Adam Buxton: I, Pavel, Pleasance Courtyard, Edinburgh

An animated Adam shows his character
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The Independent Culture

Pavel is an animator from the godforsaken Eastern European micro-country of Funsktftkkk, where it is either "freezing or boring" and where "the abyss" is a naturally occurring feature that you can physically go and stare at. He travels to England after meeting Mickey Rourke in the gutter and getting some useful travel advice from him. The premise may sound ridiculous, but Pavel becomes an entirely believable character as the show progresses, and, aside from a few moments when you almost expected him to say, "Hello, matey peeps," in the style of Harry Enfield's Stavros, Buxton carries him off beautifully.

The heavily bearded Pavel is a bohemian soul, prone to drunken debauchery. He's a tortured genius whose attempts to mould the mainstream animation industry into his bleaker world-view inevitably fail, but do so hilariously. His existential take on Pokémon is superb, a black-and-white David-Lynch-inspired vacuum and the precise antithesis of the original. And he has a wonderful line about teaching students at an art school in London: overhearing them talking about television theme tunes, he bellows, "Can you remember the theme tune to life?"

Irascible, wistful and genial, Pavel gives us his life-story in a random order. He pulls chapter headings (including "Idiots", "Touched by Genius", and "Why I Can't Get My Work on TV") from a "genius bag" that once belonged to U2 ("There were still some words left in it when I got it - 'yeah', 'baby' and 'globalisation'") and lets his young audience choose them. The narrative remains seamless in spite of the order, and this device keeps things fresh for audience and performer.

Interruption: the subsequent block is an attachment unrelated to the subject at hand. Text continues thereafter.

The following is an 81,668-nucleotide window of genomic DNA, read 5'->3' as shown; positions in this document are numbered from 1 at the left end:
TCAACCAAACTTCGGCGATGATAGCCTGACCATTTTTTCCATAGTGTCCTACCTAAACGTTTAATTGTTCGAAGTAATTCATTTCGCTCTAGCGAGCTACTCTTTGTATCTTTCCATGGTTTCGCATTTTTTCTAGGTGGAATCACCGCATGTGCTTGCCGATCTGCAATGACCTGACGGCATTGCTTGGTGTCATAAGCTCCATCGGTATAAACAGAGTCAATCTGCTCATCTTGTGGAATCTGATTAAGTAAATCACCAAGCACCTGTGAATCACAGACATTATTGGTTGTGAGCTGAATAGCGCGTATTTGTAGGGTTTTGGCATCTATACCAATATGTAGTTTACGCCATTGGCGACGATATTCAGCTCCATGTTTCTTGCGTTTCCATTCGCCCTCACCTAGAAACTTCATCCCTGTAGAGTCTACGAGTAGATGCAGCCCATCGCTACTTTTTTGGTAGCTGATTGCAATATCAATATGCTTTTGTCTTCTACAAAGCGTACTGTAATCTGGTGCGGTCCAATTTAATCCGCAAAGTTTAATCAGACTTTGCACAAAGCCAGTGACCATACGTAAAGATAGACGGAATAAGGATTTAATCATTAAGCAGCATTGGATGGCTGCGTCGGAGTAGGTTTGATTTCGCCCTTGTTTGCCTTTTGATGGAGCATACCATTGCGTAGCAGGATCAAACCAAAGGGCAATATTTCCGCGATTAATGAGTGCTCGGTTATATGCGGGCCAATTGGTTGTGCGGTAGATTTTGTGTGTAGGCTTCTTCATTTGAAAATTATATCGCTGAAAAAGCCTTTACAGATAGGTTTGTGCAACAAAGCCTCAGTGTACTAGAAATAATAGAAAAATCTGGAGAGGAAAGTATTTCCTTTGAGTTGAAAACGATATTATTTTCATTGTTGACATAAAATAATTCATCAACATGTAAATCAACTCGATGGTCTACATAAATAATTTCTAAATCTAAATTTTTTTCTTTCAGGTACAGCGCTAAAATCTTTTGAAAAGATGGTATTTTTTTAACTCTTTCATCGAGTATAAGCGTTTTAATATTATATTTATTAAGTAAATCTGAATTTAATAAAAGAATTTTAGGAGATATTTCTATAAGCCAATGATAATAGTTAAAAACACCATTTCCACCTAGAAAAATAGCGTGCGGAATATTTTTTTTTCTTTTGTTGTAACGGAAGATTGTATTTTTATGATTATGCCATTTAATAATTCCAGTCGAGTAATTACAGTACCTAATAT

The action is broken up by a number of clips - the Pokémon skit, a skilfully choreographed Star Trek scene where Pavel and Captain Picard appear to be having an actual conversation, and two sections that must be seen without spoilers, one quite brilliant about a demanding television executive and then a surprise closing scene. Because of Pavel's occupation, visual aids are acceptable and not a cop-out, as they so often can be in comedy shows.

It's hard to believe that this is Adam Buxton's Fringe debut, at the age of 37, and he'll certainly be welcome back on this form. It's also hard to believe that I've run out of superlatives.

Ends tonight (0131-556 6550)

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